The conversation is old-school ASK/TELL, but works fine in that style, at least as far as I got. I was enjoying chatting with the NPCs, even if I hadn’t yet figured out the answers to such vital questions as “so are we human? or what?”. Like NPCs in many IF games, these seem rather static, obsessed with their hobbies and not really up to much in terms of long-term occupation. (Static, that is, over the long term. The game gives them plenty of short-term idle actions and so on, so that they do maintain a sense of immediate presence. But they’re not actively helping you with your quest, nor are they particularly engaged with any goals of their own.) But in the context of this story, that actually makes sense. Everyone has been living in this compound for a very, very long time, long enough to get bored of almost everything, and to have accepted the futility of trying to change it.
The game grew on me more and more as I played, though the most fun I had with it came after my two hours were already up. There was one point where I was exploring an object and I knew it was going to take some turns to see everything I wanted to see, but off-stage noises were making me nervous that I was about to be dangerously interrupted. It gave a really effective back-of-the-neck prickle.
There are also lots of nice, not-strictly-necessary responses to player actions. For instance, when I am in a room with some markings on the floor, I get this exchange:
>STAND ON MARKINGS
It’s hard not to.
This is good! This says the author has thought about ways I’m trying to solve the puzzle, has anticipated that I might think it involves stepping on things, and is giving me feedback that I’m approaching from the wrong angle. I don’t know what the right angle is yet, but this level of authorial provision is especially necessary in a game as open-ended as this one. It is an instantly more trustworthy response than “That’s not something you can stand on.” would have been — the latter would have communicated that standing on the markings is the wrong approach, but it wouldn’t have helped refine my picture of what the room is like, and it would have made me feel like I was flailing.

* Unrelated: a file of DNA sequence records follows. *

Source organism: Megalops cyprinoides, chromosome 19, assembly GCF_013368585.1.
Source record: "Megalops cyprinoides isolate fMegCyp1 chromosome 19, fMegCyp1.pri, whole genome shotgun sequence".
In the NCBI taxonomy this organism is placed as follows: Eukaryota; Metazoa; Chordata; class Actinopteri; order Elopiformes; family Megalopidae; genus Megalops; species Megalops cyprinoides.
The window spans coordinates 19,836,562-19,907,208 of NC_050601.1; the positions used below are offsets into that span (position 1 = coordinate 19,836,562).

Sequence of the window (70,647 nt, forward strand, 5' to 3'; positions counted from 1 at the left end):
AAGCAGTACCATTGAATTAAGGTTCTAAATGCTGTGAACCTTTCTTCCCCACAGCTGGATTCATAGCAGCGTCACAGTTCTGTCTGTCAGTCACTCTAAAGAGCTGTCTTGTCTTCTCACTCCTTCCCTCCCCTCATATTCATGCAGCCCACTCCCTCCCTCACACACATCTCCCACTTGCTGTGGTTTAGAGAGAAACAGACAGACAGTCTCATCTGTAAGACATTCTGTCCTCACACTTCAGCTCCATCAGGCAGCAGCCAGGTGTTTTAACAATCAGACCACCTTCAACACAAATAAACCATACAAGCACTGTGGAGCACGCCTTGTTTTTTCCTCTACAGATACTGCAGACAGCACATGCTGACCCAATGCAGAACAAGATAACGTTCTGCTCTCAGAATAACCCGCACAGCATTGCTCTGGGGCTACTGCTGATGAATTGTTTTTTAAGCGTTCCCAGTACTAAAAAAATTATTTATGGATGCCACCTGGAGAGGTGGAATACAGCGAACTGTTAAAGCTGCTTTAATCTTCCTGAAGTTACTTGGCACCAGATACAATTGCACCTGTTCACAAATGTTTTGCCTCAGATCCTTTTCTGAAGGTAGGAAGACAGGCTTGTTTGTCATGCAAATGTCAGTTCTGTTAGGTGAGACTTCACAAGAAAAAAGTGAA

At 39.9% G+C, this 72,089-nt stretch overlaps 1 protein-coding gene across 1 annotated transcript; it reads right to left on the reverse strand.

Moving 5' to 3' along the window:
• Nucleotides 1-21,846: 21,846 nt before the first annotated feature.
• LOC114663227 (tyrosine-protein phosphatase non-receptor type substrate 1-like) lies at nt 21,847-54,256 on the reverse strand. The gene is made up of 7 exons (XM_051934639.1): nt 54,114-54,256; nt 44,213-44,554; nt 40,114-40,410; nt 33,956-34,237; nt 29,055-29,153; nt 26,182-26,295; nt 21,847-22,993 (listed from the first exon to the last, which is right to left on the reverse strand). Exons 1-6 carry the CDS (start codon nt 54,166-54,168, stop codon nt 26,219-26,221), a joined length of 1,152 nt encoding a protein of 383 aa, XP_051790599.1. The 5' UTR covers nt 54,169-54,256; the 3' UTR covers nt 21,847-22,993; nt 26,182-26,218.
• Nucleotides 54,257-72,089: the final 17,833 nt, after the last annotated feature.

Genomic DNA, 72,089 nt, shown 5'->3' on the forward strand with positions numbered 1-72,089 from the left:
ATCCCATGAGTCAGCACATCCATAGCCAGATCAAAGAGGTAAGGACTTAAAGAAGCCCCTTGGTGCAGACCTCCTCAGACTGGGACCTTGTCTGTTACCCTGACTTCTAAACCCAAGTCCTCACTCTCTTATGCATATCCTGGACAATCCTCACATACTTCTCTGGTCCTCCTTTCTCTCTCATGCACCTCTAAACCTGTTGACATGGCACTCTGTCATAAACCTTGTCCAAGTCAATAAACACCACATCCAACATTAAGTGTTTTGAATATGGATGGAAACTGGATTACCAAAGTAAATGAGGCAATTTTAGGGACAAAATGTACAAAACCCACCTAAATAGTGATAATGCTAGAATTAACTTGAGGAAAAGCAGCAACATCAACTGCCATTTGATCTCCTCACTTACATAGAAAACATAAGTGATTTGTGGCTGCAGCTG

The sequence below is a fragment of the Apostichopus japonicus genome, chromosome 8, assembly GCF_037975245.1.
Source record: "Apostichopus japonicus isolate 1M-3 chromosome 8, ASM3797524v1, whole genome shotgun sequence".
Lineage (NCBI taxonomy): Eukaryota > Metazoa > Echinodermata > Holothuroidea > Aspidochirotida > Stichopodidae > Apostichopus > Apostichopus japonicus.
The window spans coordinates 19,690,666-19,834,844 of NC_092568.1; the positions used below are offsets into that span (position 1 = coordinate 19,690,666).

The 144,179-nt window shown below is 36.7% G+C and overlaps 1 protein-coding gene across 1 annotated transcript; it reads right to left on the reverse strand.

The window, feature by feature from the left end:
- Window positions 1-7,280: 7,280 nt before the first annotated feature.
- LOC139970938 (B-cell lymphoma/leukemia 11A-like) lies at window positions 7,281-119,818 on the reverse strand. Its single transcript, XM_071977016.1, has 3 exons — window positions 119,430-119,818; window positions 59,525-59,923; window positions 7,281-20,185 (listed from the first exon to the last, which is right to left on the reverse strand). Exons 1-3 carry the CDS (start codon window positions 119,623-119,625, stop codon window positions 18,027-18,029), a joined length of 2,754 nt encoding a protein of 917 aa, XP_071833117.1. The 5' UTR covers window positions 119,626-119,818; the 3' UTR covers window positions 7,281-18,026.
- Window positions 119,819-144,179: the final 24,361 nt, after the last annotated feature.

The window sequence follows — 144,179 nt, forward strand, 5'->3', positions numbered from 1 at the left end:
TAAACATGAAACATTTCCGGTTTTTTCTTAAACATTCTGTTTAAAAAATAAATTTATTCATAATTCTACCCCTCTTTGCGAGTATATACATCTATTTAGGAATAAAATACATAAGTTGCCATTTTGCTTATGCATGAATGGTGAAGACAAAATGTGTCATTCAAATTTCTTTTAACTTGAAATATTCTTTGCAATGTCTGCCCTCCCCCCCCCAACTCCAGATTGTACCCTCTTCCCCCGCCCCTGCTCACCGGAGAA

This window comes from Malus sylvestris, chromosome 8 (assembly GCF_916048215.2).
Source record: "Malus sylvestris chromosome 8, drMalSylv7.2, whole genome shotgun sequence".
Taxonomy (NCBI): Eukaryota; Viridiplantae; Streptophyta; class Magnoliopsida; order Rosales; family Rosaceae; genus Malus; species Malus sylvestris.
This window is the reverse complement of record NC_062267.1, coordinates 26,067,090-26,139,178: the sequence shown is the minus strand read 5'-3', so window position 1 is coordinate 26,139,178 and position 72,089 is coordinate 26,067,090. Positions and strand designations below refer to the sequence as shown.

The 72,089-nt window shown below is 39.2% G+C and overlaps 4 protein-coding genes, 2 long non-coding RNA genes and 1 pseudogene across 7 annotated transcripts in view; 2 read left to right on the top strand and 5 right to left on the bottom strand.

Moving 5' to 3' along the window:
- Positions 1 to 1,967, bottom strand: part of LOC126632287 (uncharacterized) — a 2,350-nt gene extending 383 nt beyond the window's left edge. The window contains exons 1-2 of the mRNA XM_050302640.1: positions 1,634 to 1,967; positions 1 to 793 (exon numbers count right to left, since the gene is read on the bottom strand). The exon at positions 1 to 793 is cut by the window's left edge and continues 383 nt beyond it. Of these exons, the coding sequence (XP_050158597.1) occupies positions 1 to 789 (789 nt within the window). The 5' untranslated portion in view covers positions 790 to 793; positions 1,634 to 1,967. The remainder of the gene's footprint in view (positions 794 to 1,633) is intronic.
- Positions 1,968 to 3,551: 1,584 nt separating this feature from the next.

This is not an isolated incident, either: many of the failure messages for standard actions either explain the situation more deeply in a non-default way, or direct the player towards actions that will work. (You can’t take an object, but you could push it, for instance.)
There are some things I had quibbles with (see above about the 30x-examined object), but that was a design decision more than an implementation decision. The author clearly did that on purpose, and I can in retrospect sort of see why — listing all the 30 things on this object at once might have been overwhelming and not as well paced as seeing them one at a time. In one sense it’s not really that different from a Twine game with cycling descriptive text that you have to click a number of times for all the variations. But this is not a standard thing for parser IF games to do, and it wasn’t clear even after I’d done it what I was supposed to make of the information I’d learned. So that was still a baffling experience for my first interaction with the game. In fact there are several places in Koustrea where you’re rewarded for doing an action repeatedly: playing darts to increase your darts skill (reminiscent of Endless, Nameless there), or playing pinball (where you get increasingly high scores, but have less and less fun).
Anyway. Two points here, I guess.
One: I’m a little sorry that the author entered this in the comp, or possibly sorry that there’s not a venue that appealed to him more as a place to enter it, or a better way to garner attention for this specific kind of work. Maybe that’s an issue of publicizing Spring Thing more, or an issue of getting more review coverage for it so that it feels like an equally viable option to the main competition, or something else. I’m not sure.
Second point: I do want to encourage people who identify as parser aficionados to try it out when they have enough time to give it its due — and, ideally, provide some feedback. I fear that this game may end up with one of the worst effort-and-quality to positive-review ratios in the competition, for the reasons I’ve outlined, and that sucks. At least as far as I’ve been able to get so far, it shows every evidence of authorial love and care.